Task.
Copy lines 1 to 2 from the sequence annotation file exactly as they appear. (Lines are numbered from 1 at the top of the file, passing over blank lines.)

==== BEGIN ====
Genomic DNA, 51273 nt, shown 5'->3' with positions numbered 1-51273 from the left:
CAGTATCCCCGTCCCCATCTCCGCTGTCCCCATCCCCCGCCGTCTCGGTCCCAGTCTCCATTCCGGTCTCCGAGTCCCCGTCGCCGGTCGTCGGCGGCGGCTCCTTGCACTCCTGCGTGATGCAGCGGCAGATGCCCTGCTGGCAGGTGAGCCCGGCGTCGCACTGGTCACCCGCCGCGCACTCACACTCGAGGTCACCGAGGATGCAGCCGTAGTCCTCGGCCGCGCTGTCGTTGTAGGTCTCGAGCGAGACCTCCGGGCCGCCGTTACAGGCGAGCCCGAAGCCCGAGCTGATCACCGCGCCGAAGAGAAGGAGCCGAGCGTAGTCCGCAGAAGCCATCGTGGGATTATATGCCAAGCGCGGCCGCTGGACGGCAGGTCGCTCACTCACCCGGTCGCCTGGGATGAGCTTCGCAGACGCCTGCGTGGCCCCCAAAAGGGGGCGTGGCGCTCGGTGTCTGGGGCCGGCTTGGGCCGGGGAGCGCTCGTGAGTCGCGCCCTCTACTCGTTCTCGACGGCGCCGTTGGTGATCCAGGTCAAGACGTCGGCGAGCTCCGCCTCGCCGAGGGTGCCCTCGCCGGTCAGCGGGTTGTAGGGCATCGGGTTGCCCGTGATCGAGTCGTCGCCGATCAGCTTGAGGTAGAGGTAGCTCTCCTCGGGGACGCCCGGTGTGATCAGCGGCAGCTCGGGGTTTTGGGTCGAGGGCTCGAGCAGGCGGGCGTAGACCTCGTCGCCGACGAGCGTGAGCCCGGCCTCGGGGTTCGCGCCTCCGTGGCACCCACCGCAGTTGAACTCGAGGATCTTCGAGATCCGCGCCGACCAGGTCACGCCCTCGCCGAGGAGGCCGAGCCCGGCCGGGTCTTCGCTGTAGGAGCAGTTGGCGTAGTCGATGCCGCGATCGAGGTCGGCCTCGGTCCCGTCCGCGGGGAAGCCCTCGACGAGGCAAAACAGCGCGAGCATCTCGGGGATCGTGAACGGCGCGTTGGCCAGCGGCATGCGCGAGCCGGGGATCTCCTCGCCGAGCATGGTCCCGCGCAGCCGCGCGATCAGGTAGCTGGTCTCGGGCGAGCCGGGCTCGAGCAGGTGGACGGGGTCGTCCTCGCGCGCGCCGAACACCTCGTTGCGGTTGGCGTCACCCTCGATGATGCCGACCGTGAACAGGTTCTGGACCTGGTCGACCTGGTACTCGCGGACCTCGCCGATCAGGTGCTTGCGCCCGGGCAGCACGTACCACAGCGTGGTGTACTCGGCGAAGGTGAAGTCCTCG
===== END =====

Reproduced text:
Genomic DNA, 51273 nt, shown 5'->3' with positions numbered 1-51273 from the left:
CAGTATCCCCGTCCCCATCTCCGCTGTCCCCATCCCCCGCCGTCTCGGTCCCAGTCTCCATTCCGGTCTCCGAGTCCCCGTCGCCGGTCGTCGGCGGCGGCTCCTTGCACTCCTGCGTGATGCAGCGGCAGATGCCCTGCTGGCAGGTGAGCCCGGCGTCGCACTGGTCACCCGCCGCGCACTCACACTCGAGGTCACCGAGGATGCAGCCGTAGTCCTCGGCCGCGCTGTCGTTGTAGGTCTCGAGCGAGACCTCCGGGCCGCCGTTACAGGCGAGCCCGAAGCCCGAGCTGATCACCGCGCCGAAGAGAAGGAGCCGAGCGTAGTCCGCAGAAGCCATCGTGGGATTATATGCCAAGCGCGGCCGCTGGACGGCAGGTCGCTCACTCACCCGGTCGCCTGGGATGAGCTTCGCAGACGCCTGCGTGGCCCCCAAAAGGGGGCGTGGCGCTCGGTGTCTGGGGCCGGCTTGGGCCGGGGAGCGCTCGTGAGTCGCGCCCTCTACTCGTTCTCGACGGCGCCGTTGGTGATCCAGGTCAAGACGTCGGCGAGCTCCGCCTCGCCGAGGGTGCCCTCGCCGGTCAGCGGGTTGTAGGGCATCGGGTTGCCCGTGATCGAGTCGTCGCCGATCAGCTTGAGGTAGAGGTAGCTCTCCTCGGGGACGCCCGGTGTGATCAGCGGCAGCTCGGGGTTTTGGGTCGAGGGCTCGAGCAGGCGGGCGTAGACCTCGTCGCCGACGAGCGTGAGCCCGGCCTCGGGGTTCGCGCCTCCGTGGCACCCACCGCAGTTGAACTCGAGGATCTTCGAGATCCGCGCCGACCAGGTCACGCCCTCGCCGAGGAGGCCGAGCCCGGCCGGGTCTTCGCTGTAGGAGCAGTTGGCGTAGTCGATGCCGCGATCGAGGTCGGCCTCGGTCCCGTCCGCGGGGAAGCCCTCGACGAGGCAAAACAGCGCGAGCATCTCGGGGATCGTGAACGGCGCGTTGGCCAGCGGCATGCGCGAGCCGGGGATCTCCTCGCCGAGCATGGTCCCGCGCAGCCGCGCGATCAGGTAGCTGGTCTCGGGCGAGCCGGGCTCGAGCAGGTGGACGGGGTCGTCCTCGCGCGCGCCGAACACCTCGTTGCGGTTGGCGTCACCCTCGATGATGCCGACCGTGAACAGGTTCTGGACCTGGTCGACCTGGTACTCGCGGACCTCGCCGATCAGGTGCTTGCGCCCGGGCAGCACGTACCACAGCGTGGTGTACTCGGCGAAGGTGAAGTCCTCG